The NBA All-Star Game is set for North Carolina this weekend after the league delayed Charlotte hosting the event for two years because of the state's "bathroom bill," which singled out transgender people and limited local LGBTQ anti-discrimination protections.
It took the partial repeal of the 2016 law also known as House Bill 2 to persuade the league's Board of Governors and Commissioner Adam Silver to restore the award for 2019. At the time, Silver wasn't fully satisfied.
The alteration did "not mean the fundamental issues are resolved," Silver said in 2017 about the replacement law.
Still, that law returned other major sporting events to North Carolina and made the state attractive again to diversity-minded corporations. But North Carolina officials, judges and activists have far from settled on the rules on who can use which specific-gender public bathrooms and whether state legislators or cities like Charlotte can force anti-discrimination regulations upon private businesses.
While both state Democrats and Republicans aren't fully pleased with the current law, they also don't sound eager to open debate again despite an expiration date late next year on a portion of it. The HB 2 impasse dominated state politics for close to a year, draining away the ability to act on much else.
"I quite frankly don't know if people are ready to start that battle this year," said House Democratic leader Darren Jackson, who fought HB 2. He accepted the replacement because "it's allowed us to have a reset as far as all the economic losses that we were suffering ... but there's still more work to be done."
The GOP-controlled legislature approved HB 2 in March 2016 in response to a Charlotte city council ordinance that had expanded LGBT protections to public accommodations like hotels, restaurants and public bathrooms. The state law repealed the ordinance and prevented similar anti-discrimination rules anywhere else in the state. It also directed transgender people to see public bathrooms and showers that match the gender on their birth certificates.
Voters in late 2016 elected HB 2 opponent and Democrat Roy Cooper as governor over Republican Gov. Pat McCrory, who signed the law. By the following March, Cooper and GOP legislative leaders reached a compromise that led to Charlotte's award for this year's game.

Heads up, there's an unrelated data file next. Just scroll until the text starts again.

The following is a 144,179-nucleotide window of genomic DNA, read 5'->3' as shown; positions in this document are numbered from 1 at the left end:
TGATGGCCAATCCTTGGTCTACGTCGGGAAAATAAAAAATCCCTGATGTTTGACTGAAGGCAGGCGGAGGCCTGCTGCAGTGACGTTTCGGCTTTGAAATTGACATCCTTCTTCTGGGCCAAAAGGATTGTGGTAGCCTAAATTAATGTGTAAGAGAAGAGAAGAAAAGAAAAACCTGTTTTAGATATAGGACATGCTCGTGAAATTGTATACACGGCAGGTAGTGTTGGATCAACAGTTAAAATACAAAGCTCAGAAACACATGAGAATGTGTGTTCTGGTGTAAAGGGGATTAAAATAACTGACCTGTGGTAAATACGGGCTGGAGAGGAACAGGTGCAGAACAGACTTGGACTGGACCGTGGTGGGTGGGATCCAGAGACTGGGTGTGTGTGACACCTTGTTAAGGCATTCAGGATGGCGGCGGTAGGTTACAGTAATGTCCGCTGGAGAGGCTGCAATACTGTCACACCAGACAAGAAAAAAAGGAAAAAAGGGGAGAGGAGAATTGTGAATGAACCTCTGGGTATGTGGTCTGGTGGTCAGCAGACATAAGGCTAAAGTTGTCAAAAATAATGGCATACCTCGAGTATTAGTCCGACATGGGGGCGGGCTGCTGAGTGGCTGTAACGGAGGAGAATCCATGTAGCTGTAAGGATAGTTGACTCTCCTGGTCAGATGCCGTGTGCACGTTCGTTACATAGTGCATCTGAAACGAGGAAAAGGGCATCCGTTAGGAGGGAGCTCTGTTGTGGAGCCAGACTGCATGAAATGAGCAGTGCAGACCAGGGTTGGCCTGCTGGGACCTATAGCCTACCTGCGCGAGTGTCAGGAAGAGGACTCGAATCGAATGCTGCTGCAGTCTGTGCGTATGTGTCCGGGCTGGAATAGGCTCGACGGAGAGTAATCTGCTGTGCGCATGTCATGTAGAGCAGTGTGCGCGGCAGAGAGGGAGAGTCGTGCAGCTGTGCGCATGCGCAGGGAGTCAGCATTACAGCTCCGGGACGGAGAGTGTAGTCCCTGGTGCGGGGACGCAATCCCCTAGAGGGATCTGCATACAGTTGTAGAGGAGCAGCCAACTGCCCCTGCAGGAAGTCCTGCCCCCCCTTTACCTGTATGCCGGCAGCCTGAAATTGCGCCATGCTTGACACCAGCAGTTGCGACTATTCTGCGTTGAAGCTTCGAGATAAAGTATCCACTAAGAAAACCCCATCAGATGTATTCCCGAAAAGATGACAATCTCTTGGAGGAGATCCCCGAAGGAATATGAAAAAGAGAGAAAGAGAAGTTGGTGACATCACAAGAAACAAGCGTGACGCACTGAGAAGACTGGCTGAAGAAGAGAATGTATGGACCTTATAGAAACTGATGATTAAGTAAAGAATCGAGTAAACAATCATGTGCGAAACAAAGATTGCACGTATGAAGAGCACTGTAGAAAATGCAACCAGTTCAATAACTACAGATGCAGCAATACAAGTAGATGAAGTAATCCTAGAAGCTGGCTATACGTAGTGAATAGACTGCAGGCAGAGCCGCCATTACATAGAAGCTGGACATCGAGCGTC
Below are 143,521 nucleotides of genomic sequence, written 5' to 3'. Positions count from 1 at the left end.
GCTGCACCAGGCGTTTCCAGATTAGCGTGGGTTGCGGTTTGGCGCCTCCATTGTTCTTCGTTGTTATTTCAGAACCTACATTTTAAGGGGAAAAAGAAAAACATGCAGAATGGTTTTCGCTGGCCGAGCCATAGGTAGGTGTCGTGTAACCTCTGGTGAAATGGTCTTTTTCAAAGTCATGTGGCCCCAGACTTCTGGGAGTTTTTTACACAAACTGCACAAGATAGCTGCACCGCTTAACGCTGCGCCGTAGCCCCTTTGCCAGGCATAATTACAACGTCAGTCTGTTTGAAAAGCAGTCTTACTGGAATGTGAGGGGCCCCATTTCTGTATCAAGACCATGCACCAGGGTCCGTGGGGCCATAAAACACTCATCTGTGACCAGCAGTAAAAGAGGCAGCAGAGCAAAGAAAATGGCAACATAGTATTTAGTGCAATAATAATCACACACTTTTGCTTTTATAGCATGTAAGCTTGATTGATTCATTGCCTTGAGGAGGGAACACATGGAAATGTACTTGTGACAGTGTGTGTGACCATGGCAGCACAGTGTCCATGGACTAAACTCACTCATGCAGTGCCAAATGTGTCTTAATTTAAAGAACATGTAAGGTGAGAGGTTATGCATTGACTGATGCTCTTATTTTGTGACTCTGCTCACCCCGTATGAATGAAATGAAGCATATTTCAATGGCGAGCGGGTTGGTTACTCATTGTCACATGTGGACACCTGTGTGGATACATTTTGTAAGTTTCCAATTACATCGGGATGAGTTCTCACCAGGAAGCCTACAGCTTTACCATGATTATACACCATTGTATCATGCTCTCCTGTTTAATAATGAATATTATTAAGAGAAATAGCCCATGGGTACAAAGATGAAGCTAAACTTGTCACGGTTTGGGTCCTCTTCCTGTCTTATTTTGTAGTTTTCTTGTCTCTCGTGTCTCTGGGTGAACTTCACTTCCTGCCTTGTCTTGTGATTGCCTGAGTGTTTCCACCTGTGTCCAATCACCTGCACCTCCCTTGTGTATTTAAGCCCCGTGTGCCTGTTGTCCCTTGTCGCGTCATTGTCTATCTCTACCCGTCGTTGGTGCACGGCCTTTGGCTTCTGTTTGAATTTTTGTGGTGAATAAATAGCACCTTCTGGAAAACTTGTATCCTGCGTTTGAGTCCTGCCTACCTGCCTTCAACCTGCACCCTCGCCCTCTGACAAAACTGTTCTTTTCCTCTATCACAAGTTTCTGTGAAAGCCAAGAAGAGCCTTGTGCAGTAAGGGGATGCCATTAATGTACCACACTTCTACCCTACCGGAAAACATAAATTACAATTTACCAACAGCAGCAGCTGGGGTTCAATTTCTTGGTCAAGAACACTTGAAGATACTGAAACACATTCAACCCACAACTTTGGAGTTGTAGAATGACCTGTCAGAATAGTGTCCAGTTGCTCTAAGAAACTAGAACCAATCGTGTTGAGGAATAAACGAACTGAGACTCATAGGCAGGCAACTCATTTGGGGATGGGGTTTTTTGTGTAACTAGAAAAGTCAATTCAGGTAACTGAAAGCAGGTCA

"I'm glad we were able to come together and understand a path forward," said James Jordan, a top executive for the Charlotte Hornets, hosting Sunday's game at Spectrum Center.
The replacement law repealed the requirement about bathrooms and transgender people. But the law also makes clear that state lawmakers make the final decisions on the rules about bathrooms. And local governments can't adopt or change ordinances regulating private employment or public accommodations until December 2020.
Cooper wants a statewide LGBTQ anti-discrimination law, and already signed an executive order essentially creating one for his Cabinet agencies. While Democrats picked up additional legislative seats in last November's elections to end the GOP's veto-proof control of the state House and Senate, Republicans still hold majorities in both chambers and don't sound interested in Cooper's statewide law proposal.
Some Republicans acknowledge something must occur by the end of next year to address the local ordinance prohibition but say more time is needed to evaluate whether that means local governments' powers should be expanded.
"Reasonable minds can probably find a common sense resolution again if need be, but 22 months is an awfully long way's away so I think I'll avoid speculating on that right now," Sen. Dan Bishop, a Charlotte Republican and HB 2 co-sponsor, wrote by email. Any delay also may give time to federal courts weighing a pending lawsuit filed by transgender people over the replacement law.
The NBA is keeping a focus on diversity during the All-Star festivities with events it says are designed to encourage "important conversations about the need to build a more inclusive culture." The league also required game vendors and venues to have anti-discrimination policies that cover sexual orientation, including the use of bathrooms based on a person's gender identity.
These "Equality Principles" were first mandated for last year's game in Los Angeles, said Kathy Behrens, the league's president of social responsibility and player programs. The league believes this year's festivities can demonstrate progress on LGBT issues to others.
"We wished the repeal had gone further. That's still the case," Behrens said in an interview, but the All-Star weekend "will be a powerful way for us to highlight the values that we care about."